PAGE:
With a Painting, a Historian and a Parliamentarian.
First Fruits was painted by artist Reuven Rubin in 1923. It is a triptych, a painting in three panels, traditionally a Christian expression of homage, that can be viewed from several angles. It is a landscape. The people in the picture represent those then found in Mandatory Palestine. The Arabs in the two side panels are sidelined, in favor of the drama of the central panel, which depicts the ritual offering of the Bikkurim, firstfruits offered up during the days of the Temple. These first fruits are both real and figurative. In the panel on the right, the camel nails the scene firmly in the Orient; the lily is a symbol of renewal.
Look at the horizon. It is contiguous across all three panels, yet it contrasts with traditional landscapes where the sky makes up two-thirds of the scene. Here, the land practically fills the whole canvas. Notice how the people are connected to the land. They are all barefoot. The soles of their feet grace the ground, as if planted there. It’s all about the land. Rubin has painted a land that nurtures a new native identity.
The couple on the right, represent the new Hebrews. The man stands tall, his muscular back is tanned from working outside in the fields. He is a pioneer in touch with nature, who realizes the Zionist dream through physical labor. This is how Jews of the Yishuv saw the pioneer in the 1920s. He lives in harmony with nature which grants him fruit.
Does the man remind you of anyone from Greek mythology? Is he perhaps Atlas carrying the world on his back? Yet notice that the watermelon, and the early bunch of green bananas are fruits that are new to the land. His fair-skinned mate, signifies a sort of fertility goddess. This model for Israeli identity, unrestrained by an old religion, was inspired by Nietzsche and by Soviet socialist ideals of the New Man. This confident-looking couple wants to direct their own collective destiny and free themselves from dependency on the diaspora.
The traditional couple on the left are Oriental Jews. Their modest dress reflects a deep-rooted, devout religious way of life. Their closed body language cowers in comparison with the other couple. Although the wife holds a rimon, a pomegranate, a biblical symbol of fertility in her right hand, it is the child that is held close. This is their first fruit. The offering they bear, is their child. Their firstborn.
It is an imposing work, in size, in the large flat planes of color and in its deceptively simple theme. Yet I never warmed to this picture. Not until I realized that, in a manner of speaking, I had come across the pioneers in this picture before. This was when I realized a connection between pioneers living in mandatory Palestine around the time of the painting and a pivotal visit made by then British Colonial Secretary, Winston Churchill.
Let me explain: Historian Martin Gilbert was Winston Churchill’s official biographer. In this role, he was meticulous in probing every minuscule detail of Churchill’s life. He had a long, long trestle-style table in his study, where, for each day of Churchill’s life, all the material was laid out in chronological order. And it was from this multitude of minutiae, that he would summon the story.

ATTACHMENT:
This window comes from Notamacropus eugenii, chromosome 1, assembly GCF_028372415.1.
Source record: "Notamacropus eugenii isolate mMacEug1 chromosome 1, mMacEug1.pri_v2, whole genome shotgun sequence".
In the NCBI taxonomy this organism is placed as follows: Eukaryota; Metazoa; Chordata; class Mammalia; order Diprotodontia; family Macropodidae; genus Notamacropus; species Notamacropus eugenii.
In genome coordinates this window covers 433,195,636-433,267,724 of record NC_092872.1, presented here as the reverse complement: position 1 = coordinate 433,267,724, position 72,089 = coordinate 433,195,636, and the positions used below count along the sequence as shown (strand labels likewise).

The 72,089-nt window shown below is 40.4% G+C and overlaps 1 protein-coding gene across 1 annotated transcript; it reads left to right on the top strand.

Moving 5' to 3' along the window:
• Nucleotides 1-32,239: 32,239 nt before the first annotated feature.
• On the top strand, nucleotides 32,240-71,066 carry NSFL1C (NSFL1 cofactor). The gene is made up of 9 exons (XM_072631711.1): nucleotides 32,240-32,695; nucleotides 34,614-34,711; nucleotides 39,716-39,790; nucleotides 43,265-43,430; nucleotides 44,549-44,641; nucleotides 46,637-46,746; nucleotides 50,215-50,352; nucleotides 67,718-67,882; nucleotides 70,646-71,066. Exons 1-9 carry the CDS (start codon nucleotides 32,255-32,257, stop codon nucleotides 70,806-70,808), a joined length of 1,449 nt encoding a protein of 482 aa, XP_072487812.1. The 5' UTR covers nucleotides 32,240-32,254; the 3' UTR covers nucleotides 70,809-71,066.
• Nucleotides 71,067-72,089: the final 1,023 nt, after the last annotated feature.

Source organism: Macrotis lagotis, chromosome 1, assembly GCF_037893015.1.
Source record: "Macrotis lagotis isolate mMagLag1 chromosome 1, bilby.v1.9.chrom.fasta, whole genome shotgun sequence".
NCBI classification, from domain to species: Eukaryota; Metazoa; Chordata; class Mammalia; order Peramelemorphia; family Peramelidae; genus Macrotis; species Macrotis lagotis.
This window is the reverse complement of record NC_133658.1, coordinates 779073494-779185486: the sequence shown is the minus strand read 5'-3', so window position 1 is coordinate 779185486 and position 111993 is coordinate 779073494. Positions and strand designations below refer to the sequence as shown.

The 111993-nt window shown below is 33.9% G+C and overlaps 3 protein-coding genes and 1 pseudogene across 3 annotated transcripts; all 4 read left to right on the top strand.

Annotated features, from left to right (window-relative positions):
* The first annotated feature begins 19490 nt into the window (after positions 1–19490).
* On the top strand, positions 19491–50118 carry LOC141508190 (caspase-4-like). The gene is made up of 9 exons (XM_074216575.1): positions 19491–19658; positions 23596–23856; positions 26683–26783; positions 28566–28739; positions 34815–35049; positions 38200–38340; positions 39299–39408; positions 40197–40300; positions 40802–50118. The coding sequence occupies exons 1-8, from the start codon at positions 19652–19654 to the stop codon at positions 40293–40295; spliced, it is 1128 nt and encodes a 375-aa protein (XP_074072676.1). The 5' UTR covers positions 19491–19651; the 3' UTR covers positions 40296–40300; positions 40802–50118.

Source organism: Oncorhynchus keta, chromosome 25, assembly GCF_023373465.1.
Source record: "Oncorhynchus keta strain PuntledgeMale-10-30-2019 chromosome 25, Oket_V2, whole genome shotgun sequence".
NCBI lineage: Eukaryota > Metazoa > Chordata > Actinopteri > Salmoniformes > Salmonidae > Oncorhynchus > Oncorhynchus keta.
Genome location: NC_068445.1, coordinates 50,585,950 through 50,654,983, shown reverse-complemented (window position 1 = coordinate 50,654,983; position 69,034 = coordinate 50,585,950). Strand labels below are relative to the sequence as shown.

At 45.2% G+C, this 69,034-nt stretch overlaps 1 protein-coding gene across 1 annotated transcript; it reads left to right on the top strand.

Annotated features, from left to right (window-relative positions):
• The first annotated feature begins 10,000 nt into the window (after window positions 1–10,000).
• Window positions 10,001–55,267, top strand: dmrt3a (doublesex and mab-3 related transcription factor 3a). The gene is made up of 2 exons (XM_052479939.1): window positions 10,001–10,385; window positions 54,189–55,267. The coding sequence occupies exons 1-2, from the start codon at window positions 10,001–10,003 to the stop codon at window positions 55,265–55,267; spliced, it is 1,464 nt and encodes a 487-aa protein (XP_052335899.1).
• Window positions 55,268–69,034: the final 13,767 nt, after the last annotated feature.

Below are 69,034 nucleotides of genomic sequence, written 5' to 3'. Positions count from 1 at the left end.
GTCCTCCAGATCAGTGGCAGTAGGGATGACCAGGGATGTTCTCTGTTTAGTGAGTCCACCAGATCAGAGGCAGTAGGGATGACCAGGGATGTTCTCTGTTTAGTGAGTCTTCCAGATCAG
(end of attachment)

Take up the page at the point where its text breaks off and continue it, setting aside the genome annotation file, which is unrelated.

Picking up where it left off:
As Gilbert was also a Jewish historian, Churchill’s visit, in 1921, to Jerusalem and the new Yishuv settlement of Rishon LeZion, was of particular interest.
He was intrigued to find out more about the Rishon LeZion visit, as experienced by those early pioneers — our couple on the right! He dived into the Yishuv archives and managed to extract the minutes of a meeting when Churchill’s visit was first proposed. The results were surprising.
There was uproar: Why do we need this?
What? Should we take precious time away from our important work here to entertain some British official?
We have plenty else to do! Swamps to drain! Soil to till! Orchards to plant! Vineyards to tend!
There were, however, those at the meeting who felt otherwise. The debate was heated, but eventually, they came to a decision. And as they were a collective, once the decision was made, they ran with it.
And so, on the 21st of March 1921, our couple on the right of the painting took time off from draining, ploughing, tilling, pruning, picking and packing. They set aside their ploughs, spades, hoes and rakes. And – hachnasat orchim – they got ready to receive their guest… not forgetting the wine; at the outset, Baron de Rothschild’s agricultural experts had advised that the land was suitable for growing grapes.
Then they bathed. And they donned their Sabbath best, in honour of the British Colonial Secretary.
A hundred years on, we know how history turned out. But back then, in 1921, the ink on the Balfour Declaration had only dried a few years previously. The creation of a Jewish homeland was not a given. Back in Britain, the ruling power, despite that Declaration, there were those who opposed Jewish settlement in Palestine and the pioneering endeavors of the Jews.